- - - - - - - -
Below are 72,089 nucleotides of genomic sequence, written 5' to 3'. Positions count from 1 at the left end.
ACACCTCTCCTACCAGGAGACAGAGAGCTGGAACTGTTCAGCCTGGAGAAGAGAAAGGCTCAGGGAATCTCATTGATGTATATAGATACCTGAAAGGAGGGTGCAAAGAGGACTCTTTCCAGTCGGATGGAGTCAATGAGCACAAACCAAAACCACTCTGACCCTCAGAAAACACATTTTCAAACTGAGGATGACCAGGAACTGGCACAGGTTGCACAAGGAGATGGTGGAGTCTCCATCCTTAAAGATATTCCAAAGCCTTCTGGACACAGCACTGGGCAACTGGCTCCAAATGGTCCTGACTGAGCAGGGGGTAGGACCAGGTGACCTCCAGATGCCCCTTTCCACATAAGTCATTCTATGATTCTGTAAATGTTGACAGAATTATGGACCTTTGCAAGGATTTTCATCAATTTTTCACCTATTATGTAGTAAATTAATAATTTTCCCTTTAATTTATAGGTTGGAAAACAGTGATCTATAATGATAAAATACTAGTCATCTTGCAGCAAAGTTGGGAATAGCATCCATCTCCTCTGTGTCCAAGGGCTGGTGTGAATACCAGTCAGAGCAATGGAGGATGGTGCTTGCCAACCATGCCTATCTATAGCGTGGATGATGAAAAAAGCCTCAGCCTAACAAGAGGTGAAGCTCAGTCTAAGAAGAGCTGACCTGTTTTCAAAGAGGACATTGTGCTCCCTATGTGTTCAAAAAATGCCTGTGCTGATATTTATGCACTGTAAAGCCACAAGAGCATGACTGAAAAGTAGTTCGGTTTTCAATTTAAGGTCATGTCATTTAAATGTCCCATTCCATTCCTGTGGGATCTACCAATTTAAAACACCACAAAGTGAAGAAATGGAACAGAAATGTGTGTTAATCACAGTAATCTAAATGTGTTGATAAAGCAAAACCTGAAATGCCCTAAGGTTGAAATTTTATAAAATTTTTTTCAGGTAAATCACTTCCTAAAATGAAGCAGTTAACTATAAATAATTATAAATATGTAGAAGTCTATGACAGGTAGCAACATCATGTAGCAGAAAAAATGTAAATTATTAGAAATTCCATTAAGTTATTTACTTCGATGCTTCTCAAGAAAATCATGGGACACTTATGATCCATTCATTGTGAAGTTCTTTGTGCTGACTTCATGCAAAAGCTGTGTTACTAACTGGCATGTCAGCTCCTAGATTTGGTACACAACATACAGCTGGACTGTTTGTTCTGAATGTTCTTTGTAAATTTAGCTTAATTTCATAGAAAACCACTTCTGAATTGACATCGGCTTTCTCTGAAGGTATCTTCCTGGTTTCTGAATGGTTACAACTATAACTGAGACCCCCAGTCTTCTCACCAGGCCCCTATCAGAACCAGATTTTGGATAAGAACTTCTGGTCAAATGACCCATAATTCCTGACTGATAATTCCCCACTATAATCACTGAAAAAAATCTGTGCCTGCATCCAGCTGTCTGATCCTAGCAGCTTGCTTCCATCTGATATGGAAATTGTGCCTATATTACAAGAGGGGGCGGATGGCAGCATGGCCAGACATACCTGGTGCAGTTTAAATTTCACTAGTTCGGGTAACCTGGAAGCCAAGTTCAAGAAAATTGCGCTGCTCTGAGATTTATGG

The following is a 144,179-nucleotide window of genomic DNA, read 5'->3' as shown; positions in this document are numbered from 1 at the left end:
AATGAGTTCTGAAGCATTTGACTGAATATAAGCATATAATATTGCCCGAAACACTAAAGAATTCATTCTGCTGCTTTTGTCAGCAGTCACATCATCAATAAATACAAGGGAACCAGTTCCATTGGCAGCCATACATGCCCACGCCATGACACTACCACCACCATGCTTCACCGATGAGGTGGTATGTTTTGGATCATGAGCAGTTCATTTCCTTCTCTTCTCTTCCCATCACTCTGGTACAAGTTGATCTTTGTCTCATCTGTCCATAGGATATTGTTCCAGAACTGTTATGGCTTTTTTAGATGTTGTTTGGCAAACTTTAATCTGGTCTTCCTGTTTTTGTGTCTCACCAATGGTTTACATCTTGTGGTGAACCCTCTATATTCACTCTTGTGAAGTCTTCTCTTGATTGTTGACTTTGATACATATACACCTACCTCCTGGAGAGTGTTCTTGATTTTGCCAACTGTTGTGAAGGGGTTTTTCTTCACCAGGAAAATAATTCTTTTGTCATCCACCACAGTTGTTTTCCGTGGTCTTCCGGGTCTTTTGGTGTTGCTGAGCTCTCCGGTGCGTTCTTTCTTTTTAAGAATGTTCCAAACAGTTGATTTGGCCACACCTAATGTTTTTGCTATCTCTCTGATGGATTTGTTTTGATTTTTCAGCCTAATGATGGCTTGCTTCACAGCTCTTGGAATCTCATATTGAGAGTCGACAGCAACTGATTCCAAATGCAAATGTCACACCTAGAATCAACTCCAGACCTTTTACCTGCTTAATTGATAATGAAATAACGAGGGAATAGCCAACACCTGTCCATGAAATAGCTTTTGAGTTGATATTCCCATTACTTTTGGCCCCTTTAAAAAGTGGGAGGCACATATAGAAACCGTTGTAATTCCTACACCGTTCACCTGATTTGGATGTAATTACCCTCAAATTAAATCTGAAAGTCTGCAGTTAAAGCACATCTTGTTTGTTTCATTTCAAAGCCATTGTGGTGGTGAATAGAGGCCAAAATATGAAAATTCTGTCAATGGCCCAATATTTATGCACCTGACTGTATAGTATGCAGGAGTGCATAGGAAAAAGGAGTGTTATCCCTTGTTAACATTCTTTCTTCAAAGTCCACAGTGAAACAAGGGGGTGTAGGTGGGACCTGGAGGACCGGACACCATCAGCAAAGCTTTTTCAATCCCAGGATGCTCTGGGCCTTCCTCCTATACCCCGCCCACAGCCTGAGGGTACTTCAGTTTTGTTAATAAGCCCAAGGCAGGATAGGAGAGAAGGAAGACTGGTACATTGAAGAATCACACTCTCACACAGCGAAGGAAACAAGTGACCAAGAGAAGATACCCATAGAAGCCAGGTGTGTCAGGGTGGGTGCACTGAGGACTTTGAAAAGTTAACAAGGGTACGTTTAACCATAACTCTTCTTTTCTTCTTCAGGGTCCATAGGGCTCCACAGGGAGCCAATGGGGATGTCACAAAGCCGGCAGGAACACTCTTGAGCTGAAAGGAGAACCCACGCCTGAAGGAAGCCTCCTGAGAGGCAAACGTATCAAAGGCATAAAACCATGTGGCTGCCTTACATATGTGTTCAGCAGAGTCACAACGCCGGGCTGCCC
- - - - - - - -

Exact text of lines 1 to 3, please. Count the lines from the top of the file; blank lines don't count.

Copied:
Below are 72,089 nucleotides of genomic sequence, written 5' to 3'. Positions count from 1 at the left end.
ACACCTCTCCTACCAGGAGACAGAGAGCTGGAACTGTTCAGCCTGGAGAAGAGAAAGGCTCAGGGAATCTCATTGATGTATATAGATACCTGAAAGGAGGGTGCAAAGAGGACTCTTTCCAGTCGGATGGAGTCAATGAGCACAAACCAAAACCACTCTGACCCTCAGAAAACACATTTTCAAACTGAGGATGACCAGGAACTGGCACAGGTTGCACAAGGAGATGGTGGAGTCTCCATCCTTAAAGATATTCCAAAGCCTTCTGGACACAGCACTGGGCAACTGGCTCCAAATGGTCCTGACTGAGCAGGGGGTAGGACCAGGTGACCTCCAGATGCCCCTTTCCACATAAGTCATTCTATGATTCTGTAAATGTTGACAGAATTATGGACCTTTGCAAGGATTTTCATCAATTTTTCACCTATTATGTAGTAAATTAATAATTTTCCCTTTAATTTATAGGTTGGAAAACAGTGATCTATAATGATAAAATACTAGTCATCTTGCAGCAAAGTTGGGAATAGCATCCATCTCCTCTGTGTCCAAGGGCTGGTGTGAATACCAGTCAGAGCAATGGAGGATGGTGCTTGCCAACCATGCCTATCTATAGCGTGGATGATGAAAAAAGCCTCAGCCTAACAAGAGGTGAAGCTCAGTCTAAGAAGAGCTGACCTGTTTTCAAAGAGGACATTGTGCTCCCTATGTGTTCAAAAAATGCCTGTGCTGATATTTATGCACTGTAAAGCCACAAGAGCATGACTGAAAAGTAGTTCGGTTTTCAATTTAAGGTCATGTCATTTAAATGTCCCATTCCATTCCTGTGGGATCTACCAATTTAAAACACCACAAAGTGAAGAAATGGAACAGAAATGTGTGTTAATCACAGTAATCTAAATGTGTTGATAAAGCAAAACCTGAAATGCCCTAAGGTTGAAATTTTATAAAATTTTTTTCAGGTAAATCACTTCCTAAAATGAAGCAGTTAACTATAAATAATTATAAATATGTAGAAGTCTATGACAGGTAGCAACATCATGTAGCAGAAAAAATGTAAATTATTAGAAATTCCATTAAGTTATTTACTTCGATGCTTCTCAAGAAAATCATGGGACACTTATGATCCATTCATTGTGAAGTTCTTTGTGCTGACTTCATGCAAAAGCTGTGTTACTAACTGGCATGTCAGCTCCTAGATTTGGTACACAACATACAGCTGGACTGTTTGTTCTGAATGTTCTTTGTAAATTTAGCTTAATTTCATAGAAAACCACTTCTGAATTGACATCGGCTTTCTCTGAAGGTATCTTCCTGGTTTCTGAATGGTTACAACTATAACTGAGACCCCCAGTCTTCTCACCAGGCCCCTATCAGAACCAGATTTTGGATAAGAACTTCTGGTCAAATGACCCATAATTCCTGACTGATAATTCCCCACTATAATCACTGAAAAAAATCTGTGCCTGCATCCAGCTGTCTGATCCTAGCAGCTTGCTTCCATCTGATATGGAAATTGTGCCTATATTACAAGAGGGGGCGGATGGCAGCATGGCCAGACATACCTGGTGCAGTTTAAATTTCACTAGTTCGGGTAACCTGGAAGCCAAGTTCAAGAAAATTGCGCTGCTCTGAGATTTATGG

The following is a 144,179-nucleotide window of genomic DNA, read 5'->3' as shown; positions in this document are numbered from 1 at the left end: